Although as we accumulate more completed medium reviews we won’t be able to continue offering this for all organizations, we offered to update our reviews for each of the 6 groups we had written a medium review for previously, as well as one group which had decided early in our last review process that they would prefer we publish a shallow review because they did not feel ready for a higher level of scrutiny. Five of the groups we’d written medium reviews for in May took us up on this offer, providing us with varying amounts of new information about their activities and approving updates to our reviews based on this information and on other things we’d learned in the intervening time.
We decided that we had the capacity to conduct 6 more medium evaluations. We contacted the organizations we felt were most likely to receive a top recommendation or standout status based on our shallow evaluations, and all agreed to participate. We conducted at least one telephone conversation with each of these groups and requested additional materials from them, documenting their recent achievements and their finances in detail. We then wrote a detailed evaluation for each group, addressing each of our criteria for charity evaluation. Finally, we shared our evaluation with the group we’d evaluated so they could offer corrections, address confidentiality concerns, and decide whether to allow us to publish the review and supporting materials.
We were able to cast a somewhat wider net in choosing groups to review at this level than we had been able to in May, and reviewed groups engaging in a wider variety of activities over more diverse areas. In some cases we deliberately chose to evaluate groups engaging in very different projects from our previously recommended organizations, because, while we felt good about those organizations and their activities, we were aware that if we looked into very different possibilities, we might find some groups with projects that we thought were dramatically more effective. While we did not actually conclude that any groups were much more effective than our previous top recommendations, we do think we learned a lot about animal advocacy because of the reviews we conducted, more than we would have if we’d only evaluated the groups that were most similar to our previous recommendations.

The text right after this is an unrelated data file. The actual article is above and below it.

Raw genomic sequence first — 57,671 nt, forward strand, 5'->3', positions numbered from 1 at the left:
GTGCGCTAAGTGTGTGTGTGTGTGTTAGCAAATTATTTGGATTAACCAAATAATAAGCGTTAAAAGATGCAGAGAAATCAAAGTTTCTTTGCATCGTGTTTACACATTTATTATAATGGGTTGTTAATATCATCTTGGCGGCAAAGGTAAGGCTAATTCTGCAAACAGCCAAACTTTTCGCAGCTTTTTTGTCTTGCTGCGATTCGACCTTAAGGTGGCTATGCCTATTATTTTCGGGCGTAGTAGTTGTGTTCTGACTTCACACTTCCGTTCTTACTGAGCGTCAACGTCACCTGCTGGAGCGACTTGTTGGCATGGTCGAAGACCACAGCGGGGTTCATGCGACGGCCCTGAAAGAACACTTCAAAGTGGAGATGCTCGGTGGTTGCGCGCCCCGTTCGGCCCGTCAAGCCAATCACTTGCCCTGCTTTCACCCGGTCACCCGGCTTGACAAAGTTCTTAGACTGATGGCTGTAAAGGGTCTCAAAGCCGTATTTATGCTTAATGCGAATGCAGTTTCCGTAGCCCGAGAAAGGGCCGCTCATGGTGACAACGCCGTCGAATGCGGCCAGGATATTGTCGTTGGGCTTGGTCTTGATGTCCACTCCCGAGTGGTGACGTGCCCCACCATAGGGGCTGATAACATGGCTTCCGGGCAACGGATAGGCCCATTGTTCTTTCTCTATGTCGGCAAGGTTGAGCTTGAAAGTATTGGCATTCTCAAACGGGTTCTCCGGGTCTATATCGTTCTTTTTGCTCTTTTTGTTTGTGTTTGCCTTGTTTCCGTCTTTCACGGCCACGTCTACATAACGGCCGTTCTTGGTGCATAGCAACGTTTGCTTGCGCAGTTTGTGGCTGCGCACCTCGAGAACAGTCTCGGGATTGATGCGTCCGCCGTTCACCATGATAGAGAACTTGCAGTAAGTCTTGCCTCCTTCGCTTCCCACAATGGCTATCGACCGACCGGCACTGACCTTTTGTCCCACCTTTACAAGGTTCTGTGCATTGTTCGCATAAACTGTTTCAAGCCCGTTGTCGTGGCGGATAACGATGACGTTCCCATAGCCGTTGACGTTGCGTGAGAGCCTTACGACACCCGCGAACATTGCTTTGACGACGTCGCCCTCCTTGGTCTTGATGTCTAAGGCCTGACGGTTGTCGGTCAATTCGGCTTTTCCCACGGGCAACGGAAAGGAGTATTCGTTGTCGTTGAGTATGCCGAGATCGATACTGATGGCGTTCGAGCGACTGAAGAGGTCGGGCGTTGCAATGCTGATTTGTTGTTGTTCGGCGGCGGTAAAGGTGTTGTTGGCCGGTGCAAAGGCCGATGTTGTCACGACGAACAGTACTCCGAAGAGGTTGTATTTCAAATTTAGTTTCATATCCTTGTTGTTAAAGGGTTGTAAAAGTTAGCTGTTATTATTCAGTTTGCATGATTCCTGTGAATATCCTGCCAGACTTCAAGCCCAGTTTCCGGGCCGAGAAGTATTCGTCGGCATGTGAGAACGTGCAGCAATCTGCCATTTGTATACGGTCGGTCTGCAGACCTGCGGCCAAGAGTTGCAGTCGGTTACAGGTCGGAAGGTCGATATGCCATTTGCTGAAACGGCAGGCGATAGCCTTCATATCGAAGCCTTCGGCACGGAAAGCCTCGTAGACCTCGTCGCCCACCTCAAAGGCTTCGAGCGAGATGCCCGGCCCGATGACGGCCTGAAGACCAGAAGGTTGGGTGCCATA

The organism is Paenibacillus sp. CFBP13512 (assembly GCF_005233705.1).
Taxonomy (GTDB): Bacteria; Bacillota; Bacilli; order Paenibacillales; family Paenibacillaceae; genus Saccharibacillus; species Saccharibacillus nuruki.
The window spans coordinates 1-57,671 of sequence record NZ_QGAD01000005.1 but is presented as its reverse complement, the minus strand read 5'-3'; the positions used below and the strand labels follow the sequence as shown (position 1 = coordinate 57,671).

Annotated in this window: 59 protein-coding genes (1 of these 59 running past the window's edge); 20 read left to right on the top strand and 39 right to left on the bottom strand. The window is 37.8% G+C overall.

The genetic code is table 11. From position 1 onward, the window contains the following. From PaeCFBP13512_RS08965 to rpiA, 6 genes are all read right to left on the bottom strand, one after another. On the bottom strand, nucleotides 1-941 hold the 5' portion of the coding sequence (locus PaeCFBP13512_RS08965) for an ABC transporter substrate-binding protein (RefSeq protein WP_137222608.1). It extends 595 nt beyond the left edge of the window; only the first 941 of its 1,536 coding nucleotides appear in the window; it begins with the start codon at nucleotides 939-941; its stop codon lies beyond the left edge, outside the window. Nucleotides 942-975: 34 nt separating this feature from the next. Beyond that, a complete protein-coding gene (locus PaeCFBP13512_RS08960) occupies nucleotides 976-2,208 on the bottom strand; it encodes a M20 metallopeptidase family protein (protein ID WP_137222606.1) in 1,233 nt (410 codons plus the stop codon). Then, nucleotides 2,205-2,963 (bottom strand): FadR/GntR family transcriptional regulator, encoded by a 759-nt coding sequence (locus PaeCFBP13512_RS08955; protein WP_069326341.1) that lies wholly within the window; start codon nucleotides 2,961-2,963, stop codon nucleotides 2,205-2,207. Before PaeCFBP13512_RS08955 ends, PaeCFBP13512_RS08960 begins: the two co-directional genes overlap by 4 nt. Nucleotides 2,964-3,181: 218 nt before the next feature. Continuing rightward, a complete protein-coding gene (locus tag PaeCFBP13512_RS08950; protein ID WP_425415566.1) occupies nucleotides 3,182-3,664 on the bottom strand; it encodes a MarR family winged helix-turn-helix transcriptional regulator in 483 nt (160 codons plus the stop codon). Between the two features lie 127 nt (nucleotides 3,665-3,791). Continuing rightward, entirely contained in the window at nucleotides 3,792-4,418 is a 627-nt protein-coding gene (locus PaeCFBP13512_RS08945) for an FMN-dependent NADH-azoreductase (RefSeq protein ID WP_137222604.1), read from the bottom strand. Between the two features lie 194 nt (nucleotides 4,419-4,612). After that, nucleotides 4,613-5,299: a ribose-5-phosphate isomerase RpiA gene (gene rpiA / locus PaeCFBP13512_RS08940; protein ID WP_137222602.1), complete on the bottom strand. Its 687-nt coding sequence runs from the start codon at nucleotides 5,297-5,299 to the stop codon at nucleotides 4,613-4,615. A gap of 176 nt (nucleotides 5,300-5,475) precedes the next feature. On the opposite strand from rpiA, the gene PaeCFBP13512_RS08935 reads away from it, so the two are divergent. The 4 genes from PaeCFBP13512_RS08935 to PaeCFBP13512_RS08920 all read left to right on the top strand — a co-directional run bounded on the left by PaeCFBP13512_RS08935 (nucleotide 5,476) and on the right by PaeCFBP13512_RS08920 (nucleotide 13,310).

Unfortunately, only 4 of the 6 new groups agreed to allow us to publish our reviews, so we can’t publish everything we learned. This surprised us, because in the previous round every group that agreed to participate in our medium-depth evaluation process agreed to our publishing the results. While we were disappointed about the reviews we couldn’t publish, we don’t think this affects the quality of our recommendations or reflects on the quality of the groups that we have recommended because the groups which decided not to have information published were not those we had decided to recommend. Before the next round of evaluations, we’ll be reviewing the way we communicate with organizations, in the hope that we can identify groups that won’t want any review published earlier in the process. We’ll also be considering how best to weigh the value of the information to be gained by evaluating particular organizations against our impression of the likelihood that the evaluation will result in work we can publish.
As we’d planned, our top charities this round are in our opinion the 2 or 3 strongest charities we’ve so far evaluated. We drew the line where it felt most natural, which was at 3 top charities. Without any intentional limit on the number of standout charities we selected, we found 4 groups that we wanted to recognize for their excellent programs but had some reservation about or simply did not feel were quite as strong as our top recommendations. When we asked medium-reviewed groups to look over the reviews we prepared, we also informed them whether or not they had been selected as top or standout charities. With our top charities, we also requested that they implement a way of keeping track of donations directed to them by ACE, so that we can track our impact on their fundraising, one of our major indicators of success for ourselves.
We are continually learning from our review process. We share as much of what we learn as possible, and even if we are unable to publish everything, we are using our knowledge to better inform our next round of reviews. We plan on expanding the recently created “Our Thinking” page with regular updates explaining more elements of our process, increasing our transparency for those who follow our work. We appreciate your feedback – contact us with any of your thoughts on what we can be doing better.